It hasn't been long since the national bird of the United States was removed from the government's list of endangered species. But unfortunately, findings from a recent study might indicate that they're still at a growing risk of extinction.
As it turns out, hunting season isn't just deadly for elk or deer, but also for the bald eagles and golden eagles that then scavenge the prey's remains. According to a study recently published in the journal Science, eagles are consuming lead particles from bullets found in the carcasses of animals shot by hunters. "Every single time a lead bullet hits a deer, it fragments into many, many pieces," Todd Katzner, co-author of the study, and a wildlife biologist at the U.S. Geological Survey told Insider. "It only takes a tiny fragment, something the size of the head of a pin, to kill an eagle." After examining the blood, bone, liver, and feathers of over 1,200 eagles in 38 U.S. states, researchers detected high levels of chronic lead poisoning among the two types of eagles.
Study co-author Vincent Slabe, a wildlife biologist at Conservation Science Global, explained that these levels of lead poisoning are slowing the population growth rate of the two species. While acute lead poisoning can cause the birds to become immobile and starve to death, chronic lead poisoning can have more covert effects. Some of these effects include weakened abilities to move and fly, decreased sperm quality, a hindered ability to swallow and digest food, and lowered immunity. Unfortunately, any amount of lead consumption can lead to these horrible consequences.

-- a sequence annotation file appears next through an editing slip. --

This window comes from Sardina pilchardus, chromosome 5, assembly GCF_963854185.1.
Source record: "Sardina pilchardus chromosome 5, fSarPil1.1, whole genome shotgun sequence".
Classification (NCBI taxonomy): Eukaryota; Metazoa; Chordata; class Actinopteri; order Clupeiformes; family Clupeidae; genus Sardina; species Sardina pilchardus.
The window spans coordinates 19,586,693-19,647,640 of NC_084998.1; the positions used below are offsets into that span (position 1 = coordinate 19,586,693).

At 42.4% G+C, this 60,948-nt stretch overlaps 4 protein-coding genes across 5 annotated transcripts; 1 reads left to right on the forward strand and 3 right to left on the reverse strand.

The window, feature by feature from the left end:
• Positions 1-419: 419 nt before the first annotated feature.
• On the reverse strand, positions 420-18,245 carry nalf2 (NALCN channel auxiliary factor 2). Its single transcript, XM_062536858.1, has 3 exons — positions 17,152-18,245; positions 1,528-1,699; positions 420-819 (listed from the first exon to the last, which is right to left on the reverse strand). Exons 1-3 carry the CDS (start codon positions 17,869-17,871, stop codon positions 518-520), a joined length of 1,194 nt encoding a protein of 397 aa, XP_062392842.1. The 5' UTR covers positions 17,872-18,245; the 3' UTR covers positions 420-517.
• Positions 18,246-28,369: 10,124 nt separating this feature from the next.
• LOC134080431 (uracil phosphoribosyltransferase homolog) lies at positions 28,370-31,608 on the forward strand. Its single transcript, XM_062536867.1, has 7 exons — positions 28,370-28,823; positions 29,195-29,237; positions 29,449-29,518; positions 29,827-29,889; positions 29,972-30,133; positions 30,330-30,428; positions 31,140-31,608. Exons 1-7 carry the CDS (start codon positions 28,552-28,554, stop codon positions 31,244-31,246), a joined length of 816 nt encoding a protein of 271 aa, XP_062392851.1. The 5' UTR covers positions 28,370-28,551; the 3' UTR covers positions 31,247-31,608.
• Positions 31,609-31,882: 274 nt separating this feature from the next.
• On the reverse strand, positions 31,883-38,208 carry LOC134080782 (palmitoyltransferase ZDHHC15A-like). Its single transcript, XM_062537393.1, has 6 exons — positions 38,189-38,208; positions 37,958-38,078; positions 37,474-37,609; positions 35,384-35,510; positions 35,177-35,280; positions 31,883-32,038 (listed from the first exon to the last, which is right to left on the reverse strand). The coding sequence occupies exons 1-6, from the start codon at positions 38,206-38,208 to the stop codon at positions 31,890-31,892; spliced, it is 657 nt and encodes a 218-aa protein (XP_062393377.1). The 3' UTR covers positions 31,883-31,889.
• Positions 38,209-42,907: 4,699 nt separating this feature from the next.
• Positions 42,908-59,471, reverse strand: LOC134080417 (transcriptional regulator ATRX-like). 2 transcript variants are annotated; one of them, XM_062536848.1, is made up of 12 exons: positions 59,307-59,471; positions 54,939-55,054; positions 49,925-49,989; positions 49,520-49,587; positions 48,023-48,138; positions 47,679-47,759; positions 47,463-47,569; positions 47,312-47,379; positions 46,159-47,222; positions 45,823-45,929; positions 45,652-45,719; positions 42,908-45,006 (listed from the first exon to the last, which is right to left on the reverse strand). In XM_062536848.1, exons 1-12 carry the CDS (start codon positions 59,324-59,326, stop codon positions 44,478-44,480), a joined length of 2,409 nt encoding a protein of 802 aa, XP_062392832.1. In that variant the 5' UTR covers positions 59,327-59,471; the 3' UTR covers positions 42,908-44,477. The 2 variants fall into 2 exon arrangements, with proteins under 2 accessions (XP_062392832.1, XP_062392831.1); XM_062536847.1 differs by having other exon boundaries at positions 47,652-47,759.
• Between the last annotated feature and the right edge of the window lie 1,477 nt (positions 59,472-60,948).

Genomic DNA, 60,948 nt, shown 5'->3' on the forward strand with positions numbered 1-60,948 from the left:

For decades, conservationists have been calling for regulations to force hunters to use steel or copper ammunition instead of lead. "It is really frustrating that lead poisoning in birds of prey has been well known for more than 50 years, and there have been very limited movements in the regulations adopted in most of the countries," says Rafael Mateo Soria, a researcher at Spain's Institute for Game and Wildlife Research. Sadly, scavenging birds in Eurasia face the same fatal conditions in the wild. But with the help of ongoing research and advocacy, we'll continue to hope for a better future for these fascinating creatures who play a vital role in our ecosystem.